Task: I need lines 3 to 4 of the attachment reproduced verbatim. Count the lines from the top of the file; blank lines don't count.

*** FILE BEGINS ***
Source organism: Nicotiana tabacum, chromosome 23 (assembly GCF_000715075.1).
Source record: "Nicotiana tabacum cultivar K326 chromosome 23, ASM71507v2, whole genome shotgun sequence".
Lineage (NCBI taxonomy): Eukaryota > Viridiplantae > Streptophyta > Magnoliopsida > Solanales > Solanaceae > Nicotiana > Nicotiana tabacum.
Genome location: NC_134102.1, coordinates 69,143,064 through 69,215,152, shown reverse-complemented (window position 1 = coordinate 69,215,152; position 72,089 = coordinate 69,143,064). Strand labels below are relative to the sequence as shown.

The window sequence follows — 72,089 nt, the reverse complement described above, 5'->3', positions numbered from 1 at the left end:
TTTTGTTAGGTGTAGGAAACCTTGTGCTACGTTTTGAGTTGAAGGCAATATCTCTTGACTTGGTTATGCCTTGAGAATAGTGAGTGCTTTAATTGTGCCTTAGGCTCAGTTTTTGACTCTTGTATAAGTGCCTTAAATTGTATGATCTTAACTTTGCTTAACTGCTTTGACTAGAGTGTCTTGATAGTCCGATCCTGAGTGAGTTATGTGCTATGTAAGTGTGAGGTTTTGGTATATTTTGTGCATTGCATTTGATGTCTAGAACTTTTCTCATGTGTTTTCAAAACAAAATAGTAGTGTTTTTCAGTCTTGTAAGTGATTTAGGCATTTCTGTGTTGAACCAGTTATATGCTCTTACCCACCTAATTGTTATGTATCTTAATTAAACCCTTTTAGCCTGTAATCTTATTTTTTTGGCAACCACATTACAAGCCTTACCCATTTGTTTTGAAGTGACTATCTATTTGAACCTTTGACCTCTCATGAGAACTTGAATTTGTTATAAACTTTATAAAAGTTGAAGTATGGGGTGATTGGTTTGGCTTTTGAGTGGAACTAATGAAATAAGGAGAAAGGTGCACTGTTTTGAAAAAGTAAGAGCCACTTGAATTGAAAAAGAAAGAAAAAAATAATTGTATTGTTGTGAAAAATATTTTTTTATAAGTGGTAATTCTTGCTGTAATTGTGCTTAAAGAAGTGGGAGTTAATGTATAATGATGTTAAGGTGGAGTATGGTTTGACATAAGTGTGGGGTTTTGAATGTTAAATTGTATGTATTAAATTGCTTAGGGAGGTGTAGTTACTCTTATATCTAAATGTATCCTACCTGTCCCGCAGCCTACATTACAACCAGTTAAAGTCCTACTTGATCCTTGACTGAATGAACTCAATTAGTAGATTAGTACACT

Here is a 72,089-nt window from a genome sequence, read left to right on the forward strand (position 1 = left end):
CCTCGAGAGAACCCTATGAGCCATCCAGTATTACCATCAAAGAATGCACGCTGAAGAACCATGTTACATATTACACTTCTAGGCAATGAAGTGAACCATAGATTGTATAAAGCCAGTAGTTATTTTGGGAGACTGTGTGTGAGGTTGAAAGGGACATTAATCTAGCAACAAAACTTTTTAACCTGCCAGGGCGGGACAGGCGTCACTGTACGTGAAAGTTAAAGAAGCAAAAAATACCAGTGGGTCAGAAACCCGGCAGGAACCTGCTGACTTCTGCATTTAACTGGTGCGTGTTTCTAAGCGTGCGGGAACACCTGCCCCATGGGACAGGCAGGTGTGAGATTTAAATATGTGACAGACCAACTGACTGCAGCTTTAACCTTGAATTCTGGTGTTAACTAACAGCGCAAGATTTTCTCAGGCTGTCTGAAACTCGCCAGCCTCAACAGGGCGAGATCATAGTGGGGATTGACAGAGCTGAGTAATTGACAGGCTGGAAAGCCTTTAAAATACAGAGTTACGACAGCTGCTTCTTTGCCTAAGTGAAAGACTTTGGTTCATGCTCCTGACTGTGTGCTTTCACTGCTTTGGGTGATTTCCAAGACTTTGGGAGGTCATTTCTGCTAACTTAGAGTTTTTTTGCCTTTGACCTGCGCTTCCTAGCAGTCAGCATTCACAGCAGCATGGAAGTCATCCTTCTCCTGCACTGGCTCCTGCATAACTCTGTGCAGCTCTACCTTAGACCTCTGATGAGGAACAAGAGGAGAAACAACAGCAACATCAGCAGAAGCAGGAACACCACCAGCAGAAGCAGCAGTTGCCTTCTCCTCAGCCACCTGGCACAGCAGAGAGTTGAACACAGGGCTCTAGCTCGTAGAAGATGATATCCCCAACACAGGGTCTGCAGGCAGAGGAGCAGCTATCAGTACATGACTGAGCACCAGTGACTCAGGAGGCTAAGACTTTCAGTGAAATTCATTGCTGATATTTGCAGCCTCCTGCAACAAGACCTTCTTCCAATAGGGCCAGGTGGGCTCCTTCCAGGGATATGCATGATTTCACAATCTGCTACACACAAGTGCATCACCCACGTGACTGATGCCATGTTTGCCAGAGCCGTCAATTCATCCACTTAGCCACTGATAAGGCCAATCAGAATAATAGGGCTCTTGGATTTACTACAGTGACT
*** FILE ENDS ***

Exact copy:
Lineage (NCBI taxonomy): Eukaryota > Viridiplantae > Streptophyta > Magnoliopsida > Solanales > Solanaceae > Nicotiana > Nicotiana tabacum.
Genome location: NC_134102.1, coordinates 69,143,064 through 69,215,152, shown reverse-complemented (window position 1 = coordinate 69,215,152; position 72,089 = coordinate 69,143,064). Strand labels below are relative to the sequence as shown.